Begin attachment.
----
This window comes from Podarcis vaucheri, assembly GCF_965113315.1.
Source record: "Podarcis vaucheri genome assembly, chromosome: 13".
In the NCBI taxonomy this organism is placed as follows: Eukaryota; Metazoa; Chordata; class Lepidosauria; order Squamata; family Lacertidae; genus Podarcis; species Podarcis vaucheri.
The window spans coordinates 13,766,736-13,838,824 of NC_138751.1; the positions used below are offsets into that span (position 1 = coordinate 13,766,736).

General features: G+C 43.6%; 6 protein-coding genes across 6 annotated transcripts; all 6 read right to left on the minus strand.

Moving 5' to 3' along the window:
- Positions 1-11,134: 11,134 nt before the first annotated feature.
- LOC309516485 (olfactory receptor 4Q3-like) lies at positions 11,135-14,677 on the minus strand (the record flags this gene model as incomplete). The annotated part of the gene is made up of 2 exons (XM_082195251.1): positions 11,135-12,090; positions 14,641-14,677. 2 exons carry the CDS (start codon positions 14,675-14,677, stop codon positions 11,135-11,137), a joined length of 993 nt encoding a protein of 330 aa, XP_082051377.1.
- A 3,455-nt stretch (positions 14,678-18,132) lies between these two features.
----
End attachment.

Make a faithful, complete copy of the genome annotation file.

This window comes from Podarcis vaucheri, assembly GCF_965113315.1.
Source record: "Podarcis vaucheri genome assembly, chromosome: 13".
In the NCBI taxonomy this organism is placed as follows: Eukaryota; Metazoa; Chordata; class Lepidosauria; order Squamata; family Lacertidae; genus Podarcis; species Podarcis vaucheri.
The window spans coordinates 13,766,736-13,838,824 of NC_138751.1; the positions used below are offsets into that span (position 1 = coordinate 13,766,736).

General features: G+C 43.6%; 6 protein-coding genes across 6 annotated transcripts; all 6 read right to left on the minus strand.

Moving 5' to 3' along the window:
- Positions 1-11,134: 11,134 nt before the first annotated feature.
- LOC309516485 (olfactory receptor 4Q3-like) lies at positions 11,135-14,677 on the minus strand (the record flags this gene model as incomplete). The annotated part of the gene is made up of 2 exons (XM_082195251.1): positions 11,135-12,090; positions 14,641-14,677. 2 exons carry the CDS (start codon positions 14,675-14,677, stop codon positions 11,135-11,137), a joined length of 993 nt encoding a protein of 330 aa, XP_082051377.1.
- A 3,455-nt stretch (positions 14,678-18,132) lies between these two features.